Faithful Family Pets: Researching Dogs Named Fido

I was reading an article in Reader’s Digest by Brandon Specktor (“Unlikely Legacies of U.S. Presidents.” Reader’s Digest November 2015, pages 176-182) that credits Abraham Lincoln’s dog Fido as the poster dog that made that name “synonymous with the family pooch” across the country.

I wondered how common Fido had been as a dog’s name before President Lincoln’s time. To get a read on that I went to GenealogyBank’s Historical Newspaper Archives, since they let me search across millions of pages of daily newspapers from across the country, starting from 1690.

I quickly found hundreds of old newspaper articles about dogs that were named Fido from the 1700s down to today. From the serialized children’s stories that routinely appeared in the old newspapers – to news accounts – it was common for the family dog’s name to be Fido.

Fido was everywhere.

For example, here is an early newspaper article about a dog named Fido living in Boston in 1791 – and he was missing.

missing dog ad, Independent Chronicle newspaper advertisement 1 September 1791
Independent Chronicle (Boston, Massachusetts), 1 September 1791, page 3

Time and time again the news accounts referred to the faithfulness of Fido, the family dog.

Like this story of Fido traveling over 300 miles to be with his family that had moved.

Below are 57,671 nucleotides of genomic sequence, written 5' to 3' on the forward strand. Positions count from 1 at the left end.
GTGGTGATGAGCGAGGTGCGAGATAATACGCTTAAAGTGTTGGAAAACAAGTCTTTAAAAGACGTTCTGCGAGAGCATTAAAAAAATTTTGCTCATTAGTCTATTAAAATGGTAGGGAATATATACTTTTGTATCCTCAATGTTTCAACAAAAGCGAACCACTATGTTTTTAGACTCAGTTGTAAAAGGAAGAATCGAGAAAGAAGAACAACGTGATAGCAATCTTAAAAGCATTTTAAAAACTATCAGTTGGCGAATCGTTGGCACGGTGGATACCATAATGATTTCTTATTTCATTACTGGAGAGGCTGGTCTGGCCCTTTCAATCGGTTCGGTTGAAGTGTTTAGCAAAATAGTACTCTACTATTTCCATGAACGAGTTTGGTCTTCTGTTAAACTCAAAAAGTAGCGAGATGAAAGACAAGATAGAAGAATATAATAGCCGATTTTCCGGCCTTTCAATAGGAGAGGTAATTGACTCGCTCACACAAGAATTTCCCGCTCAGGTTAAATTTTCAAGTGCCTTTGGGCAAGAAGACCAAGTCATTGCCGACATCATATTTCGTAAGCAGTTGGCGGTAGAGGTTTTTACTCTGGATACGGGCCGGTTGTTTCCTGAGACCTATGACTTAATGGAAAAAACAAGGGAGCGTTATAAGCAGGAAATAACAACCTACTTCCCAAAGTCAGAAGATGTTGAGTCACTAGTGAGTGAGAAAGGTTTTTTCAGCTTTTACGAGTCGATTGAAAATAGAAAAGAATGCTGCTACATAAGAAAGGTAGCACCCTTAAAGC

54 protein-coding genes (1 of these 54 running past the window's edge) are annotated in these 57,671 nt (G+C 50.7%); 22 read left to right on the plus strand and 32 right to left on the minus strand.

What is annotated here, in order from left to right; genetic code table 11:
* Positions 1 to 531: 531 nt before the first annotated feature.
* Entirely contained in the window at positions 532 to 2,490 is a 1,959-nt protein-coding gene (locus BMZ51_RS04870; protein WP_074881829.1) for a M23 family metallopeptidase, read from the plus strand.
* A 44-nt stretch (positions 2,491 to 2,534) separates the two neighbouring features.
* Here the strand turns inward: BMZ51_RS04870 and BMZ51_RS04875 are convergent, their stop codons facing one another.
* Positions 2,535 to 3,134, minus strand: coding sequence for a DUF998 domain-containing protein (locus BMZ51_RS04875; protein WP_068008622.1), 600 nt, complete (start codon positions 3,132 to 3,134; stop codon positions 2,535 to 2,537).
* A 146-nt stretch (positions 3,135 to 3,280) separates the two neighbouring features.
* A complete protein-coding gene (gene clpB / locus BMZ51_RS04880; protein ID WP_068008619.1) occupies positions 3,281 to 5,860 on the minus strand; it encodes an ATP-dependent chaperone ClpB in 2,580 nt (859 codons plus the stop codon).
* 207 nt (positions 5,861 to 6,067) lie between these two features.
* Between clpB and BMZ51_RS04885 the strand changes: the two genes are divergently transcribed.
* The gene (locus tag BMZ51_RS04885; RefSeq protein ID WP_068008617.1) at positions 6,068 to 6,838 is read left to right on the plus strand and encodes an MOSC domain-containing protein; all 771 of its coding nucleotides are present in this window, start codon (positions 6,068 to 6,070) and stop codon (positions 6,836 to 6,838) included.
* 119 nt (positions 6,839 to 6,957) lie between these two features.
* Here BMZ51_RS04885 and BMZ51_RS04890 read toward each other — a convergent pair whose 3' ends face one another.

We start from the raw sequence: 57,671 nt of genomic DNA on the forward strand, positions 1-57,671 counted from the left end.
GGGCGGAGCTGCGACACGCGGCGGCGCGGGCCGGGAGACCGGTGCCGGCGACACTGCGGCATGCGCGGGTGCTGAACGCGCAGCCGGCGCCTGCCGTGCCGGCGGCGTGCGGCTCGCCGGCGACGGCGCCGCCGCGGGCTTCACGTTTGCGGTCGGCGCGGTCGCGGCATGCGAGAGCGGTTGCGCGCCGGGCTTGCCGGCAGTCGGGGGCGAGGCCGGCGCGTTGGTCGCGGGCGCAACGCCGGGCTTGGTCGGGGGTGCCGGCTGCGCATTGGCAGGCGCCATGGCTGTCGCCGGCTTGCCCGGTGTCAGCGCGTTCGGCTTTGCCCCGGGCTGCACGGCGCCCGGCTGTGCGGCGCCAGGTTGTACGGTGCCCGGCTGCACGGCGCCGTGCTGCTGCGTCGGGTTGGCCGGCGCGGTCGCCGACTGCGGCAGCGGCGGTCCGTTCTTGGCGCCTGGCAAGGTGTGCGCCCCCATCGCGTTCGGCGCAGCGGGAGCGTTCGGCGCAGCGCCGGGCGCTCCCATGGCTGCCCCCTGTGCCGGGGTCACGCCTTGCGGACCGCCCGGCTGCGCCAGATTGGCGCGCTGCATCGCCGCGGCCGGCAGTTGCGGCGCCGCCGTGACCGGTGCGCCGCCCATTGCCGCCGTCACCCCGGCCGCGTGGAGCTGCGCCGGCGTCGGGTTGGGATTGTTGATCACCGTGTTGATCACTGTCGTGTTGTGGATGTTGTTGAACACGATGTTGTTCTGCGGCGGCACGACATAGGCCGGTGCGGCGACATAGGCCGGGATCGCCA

montage of a newspaper clipping about a dog named Fido, Marietta Journal newspaper article 9 November 1893
Marietta Journal (Marietta, Georgia), 9 November 1893, page 1

It seems that a family from Reynolds, Georgia, had moved to South Florida.

article about a dog named Fido, Marietta Journal newspaper article 9 November 1893
Marietta Journal (Marietta, Georgia), 9 November 1893, page 1

The dog “much prized by the family” had “followed hard by until he reached Jasper, Fla., a distance of nearly 300 miles.”

There the family made camp in Jasper for the night and in the morning they prepared to leave – but couldn’t find their dog Fido.

They continued heading further south in Florida without their family pet.

What happened to Fido?

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The article continues that the dog – after finding the family had left Jasper – returned all the way to their former home in Reynolds, Georgia. “He found the old home desolate…[and] went to a neighbor’s house where he had often hovered around the hearth. They recognized the dog, emaciated in form, and gave him food.”

They contacted the dog’s family down in Florida and “imagine the surprise and joy of his owner when informed of the dog’s safe return to his [Georgia] home.”

Stories of faithful dogs traveling hundreds of miles to be with their family have been published in newspapers for centuries.
Dogs and families bond.

When you write the stories of your family, be sure to include the story of Fido the family dog too. Don’t let your family’s pet stories be lost.

Find them.
Document them.
Put them into your online family history so that they will be easily found by the family for generations to come.

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